As HR professionals, we’re rightly cautious when someone tells us that they are “hiring for culture fit.” At its worst, hiring for culture fit is shorthand for “hiring people who like what I like and think how I think.” It suggests the worst kind of stereotype-based hiring with predictably grim outcomes for diversity, equity, and inclusion (DEI). If you look around your team and everyone is the same age group, ethnicity, or gender, then a misdirected focus on “culture fit” may be the culprit.
It is important to recognize, however, that there is more than one way to think about culture fit. There are indeed some conceptions of fit that are quite exclusive (“only people like this fit here…”). But there are alternative conceptions of fit that are more inclusive (“how can we make sure we all fit here?”). In this blog post, I’ll explore the varying ways that we can think about fit, and how we can appropriately use the concept in our hiring.
Similarity Fit vs Complementary Fit
One way to think about fit is in terms of similarity. For example, if there are lots of people in a team who are extroverted, then only extroverts will fit in that team.
Sometimes this kind of thinking seems reasonable. If the job involves performing complex numerical calculations, then most of the people in the job will have good numerical skills, and your new hires will need good numerical skills too.
But a focus on fit as similarity can quickly turn negative if:
- It’s based on things that aren’t relevant to the job.
- It’s based on protected groups like age, ethnicity, or gender.
- It amplifies existing prejudices and biases.
- It’s stopping you from building a team with a diverse set of skills and perspectives.
Complementary fit is a different way to think about fit. Complementary fit exists when a need is filled or a gap is plugged, like a puzzle piece sliding into place. For example, a person who is good on details might fit well in a team populated by “big picture” types, because they fill a gap in that team.
Complementary fit also exists when what’s provided by the organization or the job matches what an employee is looking for in their ideal employer. For example, someone who is looking for career growth might fit better in an organization that promotes people rapidly than in an organization that emphasizes job security instead.
There’s a lot of reasons to hire for complementary fit rather than similarity fit. Research shows that people feel more committed and engaged at work when their needs are being met by what the organization provides (1). And thinking about fit in a complementary manner doesn’t carry the same DEI risks as thinking about fit in terms of similarity. When you’re looking for a match between what a person needs and what an organization provides, you’ll typically see that the organization provides many different things. For this reason, many different people end up fitting because they each find something that’s important to them in the organization. Complementary fit therefore represents an inclusive rather than an exclusive approach to fit.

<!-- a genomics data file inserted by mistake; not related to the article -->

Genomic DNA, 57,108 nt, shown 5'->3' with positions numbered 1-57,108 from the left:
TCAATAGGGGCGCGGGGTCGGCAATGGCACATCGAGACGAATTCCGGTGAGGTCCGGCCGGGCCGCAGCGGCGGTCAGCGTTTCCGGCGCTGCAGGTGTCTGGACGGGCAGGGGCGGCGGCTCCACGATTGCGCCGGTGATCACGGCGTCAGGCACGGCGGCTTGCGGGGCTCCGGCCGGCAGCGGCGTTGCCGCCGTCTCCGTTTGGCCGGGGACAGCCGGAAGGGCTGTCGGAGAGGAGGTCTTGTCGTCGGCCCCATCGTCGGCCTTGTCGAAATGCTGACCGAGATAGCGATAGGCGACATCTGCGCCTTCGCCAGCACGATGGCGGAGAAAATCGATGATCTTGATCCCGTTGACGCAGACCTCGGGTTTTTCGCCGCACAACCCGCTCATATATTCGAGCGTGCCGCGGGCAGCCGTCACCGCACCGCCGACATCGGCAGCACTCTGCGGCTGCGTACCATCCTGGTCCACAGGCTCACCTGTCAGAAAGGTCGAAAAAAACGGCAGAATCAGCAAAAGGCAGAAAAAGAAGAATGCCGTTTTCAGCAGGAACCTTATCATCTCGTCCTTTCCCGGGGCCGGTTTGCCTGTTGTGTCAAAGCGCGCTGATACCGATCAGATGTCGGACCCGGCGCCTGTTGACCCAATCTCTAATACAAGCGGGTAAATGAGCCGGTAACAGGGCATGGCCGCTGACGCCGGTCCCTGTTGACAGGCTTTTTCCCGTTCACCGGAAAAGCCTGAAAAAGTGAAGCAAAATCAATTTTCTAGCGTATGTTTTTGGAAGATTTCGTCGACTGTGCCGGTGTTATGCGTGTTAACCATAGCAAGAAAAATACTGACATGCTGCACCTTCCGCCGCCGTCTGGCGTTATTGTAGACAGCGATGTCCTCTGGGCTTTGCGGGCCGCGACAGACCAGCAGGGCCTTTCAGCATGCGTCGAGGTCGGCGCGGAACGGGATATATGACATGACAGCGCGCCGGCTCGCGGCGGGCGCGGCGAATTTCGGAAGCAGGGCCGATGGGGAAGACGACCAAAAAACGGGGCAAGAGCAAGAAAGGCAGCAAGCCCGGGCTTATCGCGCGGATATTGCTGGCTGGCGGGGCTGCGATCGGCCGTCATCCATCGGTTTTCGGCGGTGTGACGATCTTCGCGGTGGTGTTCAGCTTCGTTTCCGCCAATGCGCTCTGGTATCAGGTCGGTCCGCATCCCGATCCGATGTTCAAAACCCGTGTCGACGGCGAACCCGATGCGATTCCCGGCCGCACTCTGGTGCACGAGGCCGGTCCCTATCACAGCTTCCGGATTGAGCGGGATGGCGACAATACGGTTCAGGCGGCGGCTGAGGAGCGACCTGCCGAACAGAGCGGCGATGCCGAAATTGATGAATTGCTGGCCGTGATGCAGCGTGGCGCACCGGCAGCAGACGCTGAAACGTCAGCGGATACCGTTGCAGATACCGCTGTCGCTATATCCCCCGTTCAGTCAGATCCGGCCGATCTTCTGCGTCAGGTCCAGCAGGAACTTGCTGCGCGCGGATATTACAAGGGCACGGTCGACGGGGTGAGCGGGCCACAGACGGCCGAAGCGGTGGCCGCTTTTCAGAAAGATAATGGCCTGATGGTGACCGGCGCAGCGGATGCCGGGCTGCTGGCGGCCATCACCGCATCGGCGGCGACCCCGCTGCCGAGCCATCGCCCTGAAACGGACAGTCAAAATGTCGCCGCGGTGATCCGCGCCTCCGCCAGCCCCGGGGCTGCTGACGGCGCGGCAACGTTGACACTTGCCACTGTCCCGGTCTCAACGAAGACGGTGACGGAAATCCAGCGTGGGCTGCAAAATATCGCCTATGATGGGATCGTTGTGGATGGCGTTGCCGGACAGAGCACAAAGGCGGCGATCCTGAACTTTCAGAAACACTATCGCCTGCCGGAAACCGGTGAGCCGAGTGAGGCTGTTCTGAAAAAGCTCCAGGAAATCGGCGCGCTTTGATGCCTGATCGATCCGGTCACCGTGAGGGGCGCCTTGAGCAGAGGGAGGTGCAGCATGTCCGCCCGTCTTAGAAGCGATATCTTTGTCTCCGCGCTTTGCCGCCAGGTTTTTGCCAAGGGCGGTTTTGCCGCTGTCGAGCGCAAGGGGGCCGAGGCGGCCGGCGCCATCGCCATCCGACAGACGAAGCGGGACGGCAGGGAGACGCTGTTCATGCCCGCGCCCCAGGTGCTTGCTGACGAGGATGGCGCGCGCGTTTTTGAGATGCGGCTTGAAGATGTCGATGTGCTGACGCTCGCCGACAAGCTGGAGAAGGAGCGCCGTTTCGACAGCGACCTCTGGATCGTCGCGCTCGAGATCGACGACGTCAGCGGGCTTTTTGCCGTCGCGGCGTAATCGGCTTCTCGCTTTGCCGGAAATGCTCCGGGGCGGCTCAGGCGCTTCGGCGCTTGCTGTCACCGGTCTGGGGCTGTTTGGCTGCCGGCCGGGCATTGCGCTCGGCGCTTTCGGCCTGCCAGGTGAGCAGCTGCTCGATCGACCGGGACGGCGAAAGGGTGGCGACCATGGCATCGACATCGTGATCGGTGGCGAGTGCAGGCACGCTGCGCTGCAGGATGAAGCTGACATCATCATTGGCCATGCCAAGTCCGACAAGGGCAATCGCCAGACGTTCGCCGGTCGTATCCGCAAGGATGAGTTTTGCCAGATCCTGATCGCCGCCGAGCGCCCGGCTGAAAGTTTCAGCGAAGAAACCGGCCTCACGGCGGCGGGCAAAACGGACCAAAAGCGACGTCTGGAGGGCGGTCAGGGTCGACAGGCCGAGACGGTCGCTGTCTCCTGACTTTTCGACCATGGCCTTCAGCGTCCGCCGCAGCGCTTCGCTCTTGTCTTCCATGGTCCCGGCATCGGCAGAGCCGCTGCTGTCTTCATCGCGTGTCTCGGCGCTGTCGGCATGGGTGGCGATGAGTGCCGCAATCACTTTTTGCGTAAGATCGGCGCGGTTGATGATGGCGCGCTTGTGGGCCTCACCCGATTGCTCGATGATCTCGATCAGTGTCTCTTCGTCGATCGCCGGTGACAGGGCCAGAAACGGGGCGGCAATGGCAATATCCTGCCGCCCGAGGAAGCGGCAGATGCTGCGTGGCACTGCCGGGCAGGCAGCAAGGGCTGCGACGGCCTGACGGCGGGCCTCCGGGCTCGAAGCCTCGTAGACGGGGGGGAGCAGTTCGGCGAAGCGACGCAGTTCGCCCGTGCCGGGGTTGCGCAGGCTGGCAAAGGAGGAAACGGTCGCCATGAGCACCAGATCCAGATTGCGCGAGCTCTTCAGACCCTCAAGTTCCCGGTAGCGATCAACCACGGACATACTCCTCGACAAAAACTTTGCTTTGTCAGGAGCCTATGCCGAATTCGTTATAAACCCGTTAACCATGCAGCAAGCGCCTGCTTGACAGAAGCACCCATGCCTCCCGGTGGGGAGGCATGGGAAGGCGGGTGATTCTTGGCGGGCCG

Thinking Fast and Thinking Slow About Fit
Nobel-Prize-winning psychologist Daniel Kahneman describes two different modes or patterns of thinking in his bestselling book Thinking Fast and Slow (2).
System 1 thinking is automatic, instantaneous, and effortless. It happens with little conscious awareness, and it never turns off. When you’re hiring, it’s the kind of thinking that sums up an applicant in seconds based on how they look, how they walk and talk, where they grew up, and what their last job was. It’s the source of “gut feel” judgments about whether someone fits based on the most superficial of characteristics.
System 2 thinking is deliberate, focused, and effortful. Unlike System 1 thinking, System 2 needs to be deliberately engaged. In hiring, it’s the kind of thinking that weighs up the job requirements in comparison to the candidate. It’s responsible for thinking through scenarios and making a considered decision.
System 1 thinking is especially prone to matching based on similarity fit. It rapidly compares a candidate’s similarity to a stereotypical ideal and judges the candidate’s fit on that basis. As such, the DEI risks of hiring are amplified when System 1 is in charge. More complex thinking about complementary fit is the domain of System 2. This includes thinking about what a person adds to the team that’s not already there, and how the needs of the employee align with what’s provided by the organization.
So how do we give System 2 the best chance of taking the driver’s seat? It’s actually quite hard, because all too often System 2 is only engaged after System 1 has already supplied us with an answer. Even then, System 2 is often only used to find reasons to confirm or justify what System 1 has already decided!
My advice is: